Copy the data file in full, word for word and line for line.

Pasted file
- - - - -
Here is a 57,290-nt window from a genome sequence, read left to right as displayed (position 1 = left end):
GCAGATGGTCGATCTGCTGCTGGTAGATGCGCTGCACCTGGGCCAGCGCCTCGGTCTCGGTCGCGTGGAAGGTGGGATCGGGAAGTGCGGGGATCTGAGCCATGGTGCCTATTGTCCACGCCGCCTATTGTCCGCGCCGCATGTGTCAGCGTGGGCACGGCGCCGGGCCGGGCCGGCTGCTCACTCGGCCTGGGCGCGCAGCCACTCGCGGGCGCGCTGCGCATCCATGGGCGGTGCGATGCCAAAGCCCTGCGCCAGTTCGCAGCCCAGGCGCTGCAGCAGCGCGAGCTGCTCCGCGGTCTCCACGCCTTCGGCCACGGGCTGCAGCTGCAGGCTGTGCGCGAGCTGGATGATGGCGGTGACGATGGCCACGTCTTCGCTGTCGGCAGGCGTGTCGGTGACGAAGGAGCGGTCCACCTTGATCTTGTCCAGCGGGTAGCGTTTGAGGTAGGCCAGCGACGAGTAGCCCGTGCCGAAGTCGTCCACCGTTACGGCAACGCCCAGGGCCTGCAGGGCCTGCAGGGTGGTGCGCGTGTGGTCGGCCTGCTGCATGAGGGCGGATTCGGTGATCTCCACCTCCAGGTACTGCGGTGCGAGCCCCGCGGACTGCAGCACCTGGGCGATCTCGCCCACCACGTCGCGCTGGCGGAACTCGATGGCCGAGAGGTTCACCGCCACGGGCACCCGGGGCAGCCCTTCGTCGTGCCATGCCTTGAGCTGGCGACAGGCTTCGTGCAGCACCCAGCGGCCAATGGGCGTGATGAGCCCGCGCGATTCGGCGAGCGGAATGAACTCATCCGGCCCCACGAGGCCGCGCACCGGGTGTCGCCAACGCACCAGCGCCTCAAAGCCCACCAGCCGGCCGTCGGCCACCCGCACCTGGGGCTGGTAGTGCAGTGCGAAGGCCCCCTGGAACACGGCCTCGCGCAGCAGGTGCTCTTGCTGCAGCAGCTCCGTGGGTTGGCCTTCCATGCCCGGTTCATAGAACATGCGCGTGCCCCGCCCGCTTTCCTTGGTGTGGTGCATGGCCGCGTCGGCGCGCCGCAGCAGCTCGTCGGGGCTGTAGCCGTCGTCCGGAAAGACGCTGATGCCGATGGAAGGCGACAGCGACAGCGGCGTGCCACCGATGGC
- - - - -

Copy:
Here is a 57,290-nt window from a genome sequence, read left to right as displayed (position 1 = left end):
GCAGATGGTCGATCTGCTGCTGGTAGATGCGCTGCACCTGGGCCAGCGCCTCGGTCTCGGTCGCGTGGAAGGTGGGATCGGGAAGTGCGGGGATCTGAGCCATGGTGCCTATTGTCCACGCCGCCTATTGTCCGCGCCGCATGTGTCAGCGTGGGCACGGCGCCGGGCCGGGCCGGCTGCTCACTCGGCCTGGGCGCGCAGCCACTCGCGGGCGCGCTGCGCATCCATGGGCGGTGCGATGCCAAAGCCCTGCGCCAGTTCGCAGCCCAGGCGCTGCAGCAGCGCGAGCTGCTCCGCGGTCTCCACGCCTTCGGCCACGGGCTGCAGCTGCAGGCTGTGCGCGAGCTGGATGATGGCGGTGACGATGGCCACGTCTTCGCTGTCGGCAGGCGTGTCGGTGACGAAGGAGCGGTCCACCTTGATCTTGTCCAGCGGGTAGCGTTTGAGGTAGGCCAGCGACGAGTAGCCCGTGCCGAAGTCGTCCACCGTTACGGCAACGCCCAGGGCCTGCAGGGCCTGCAGGGTGGTGCGCGTGTGGTCGGCCTGCTGCATGAGGGCGGATTCGGTGATCTCCACCTCCAGGTACTGCGGTGCGAGCCCCGCGGACTGCAGCACCTGGGCGATCTCGCCCACCACGTCGCGCTGGCGGAACTCGATGGCCGAGAGGTTCACCGCCACGGGCACCCGGGGCAGCCCTTCGTCGTGCCATGCCTTGAGCTGGCGACAGGCTTCGTGCAGCACCCAGCGGCCAATGGGCGTGATGAGCCCGCGCGATTCGGCGAGCGGAATGAACTCATCCGGCCCCACGAGGCCGCGCACCGGGTGTCGCCAACGCACCAGCGCCTCAAAGCCCACCAGCCGGCCGTCGGCCACCCGCACCTGGGGCTGGTAGTGCAGTGCGAAGGCCCCCTGGAACACGGCCTCGCGCAGCAGGTGCTCTTGCTGCAGCAGCTCCGTGGGTTGGCCTTCCATGCCCGGTTCATAGAACATGCGCGTGCCCCGCCCGCTTTCCTTGGTGTGGTGCATGGCCGCGTCGGCGCGCCGCAGCAGCTCGTCGGGGCTGTAGCCGTCGTCCGGAAAGACGCTGATGCCGATGGAAGGCGACAGCGACAGCGGCGTGCCACCGATGGC